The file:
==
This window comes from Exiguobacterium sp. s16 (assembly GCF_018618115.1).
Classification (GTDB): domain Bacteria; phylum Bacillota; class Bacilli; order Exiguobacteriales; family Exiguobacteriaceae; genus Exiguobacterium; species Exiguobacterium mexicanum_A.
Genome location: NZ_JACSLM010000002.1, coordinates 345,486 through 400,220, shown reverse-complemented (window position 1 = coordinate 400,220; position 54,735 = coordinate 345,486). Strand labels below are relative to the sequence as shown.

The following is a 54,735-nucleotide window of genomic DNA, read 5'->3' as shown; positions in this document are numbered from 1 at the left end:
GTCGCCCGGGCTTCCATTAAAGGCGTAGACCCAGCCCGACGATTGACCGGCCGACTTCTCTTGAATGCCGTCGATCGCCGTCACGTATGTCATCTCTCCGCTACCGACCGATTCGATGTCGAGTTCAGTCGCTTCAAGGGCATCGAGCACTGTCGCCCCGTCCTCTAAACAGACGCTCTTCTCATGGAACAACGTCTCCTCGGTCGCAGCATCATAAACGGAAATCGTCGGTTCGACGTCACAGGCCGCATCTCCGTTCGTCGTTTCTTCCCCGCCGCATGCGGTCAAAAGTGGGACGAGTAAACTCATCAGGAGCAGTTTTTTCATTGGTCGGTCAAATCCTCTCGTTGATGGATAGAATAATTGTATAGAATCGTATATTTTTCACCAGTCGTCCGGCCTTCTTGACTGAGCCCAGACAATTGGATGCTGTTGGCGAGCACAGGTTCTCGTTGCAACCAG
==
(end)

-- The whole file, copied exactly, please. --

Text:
This window comes from Exiguobacterium sp. s16 (assembly GCF_018618115.1).
Classification (GTDB): domain Bacteria; phylum Bacillota; class Bacilli; order Exiguobacteriales; family Exiguobacteriaceae; genus Exiguobacterium; species Exiguobacterium mexicanum_A.
Genome location: NZ_JACSLM010000002.1, coordinates 345,486 through 400,220, shown reverse-complemented (window position 1 = coordinate 400,220; position 54,735 = coordinate 345,486). Strand labels below are relative to the sequence as shown.

The following is a 54,735-nucleotide window of genomic DNA, read 5'->3' as shown; positions in this document are numbered from 1 at the left end:
GTCGCCCGGGCTTCCATTAAAGGCGTAGACCCAGCCCGACGATTGACCGGCCGACTTCTCTTGAATGCCGTCGATCGCCGTCACGTATGTCATCTCTCCGCTACCGACCGATTCGATGTCGAGTTCAGTCGCTTCAAGGGCATCGAGCACTGTCGCCCCGTCCTCTAAACAGACGCTCTTCTCATGGAACAACGTCTCCTCGGTCGCAGCATCATAAACGGAAATCGTCGGTTCGACGTCACAGGCCGCATCTCCGTTCGTCGTTTCTTCCCCGCCGCATGCGGTCAAAAGTGGGACGAGTAAACTCATCAGGAGCAGTTTTTTCATTGGTCGGTCAAATCCTCTCGTTGATGGATAGAATAATTGTATAGAATCGTATATTTTTCACCAGTCGTCCGGCCTTCTTGACTGAGCCCAGACAATTGGATGCTGTTGGCGAGCACAGGTTCTCGTTGCAACCAG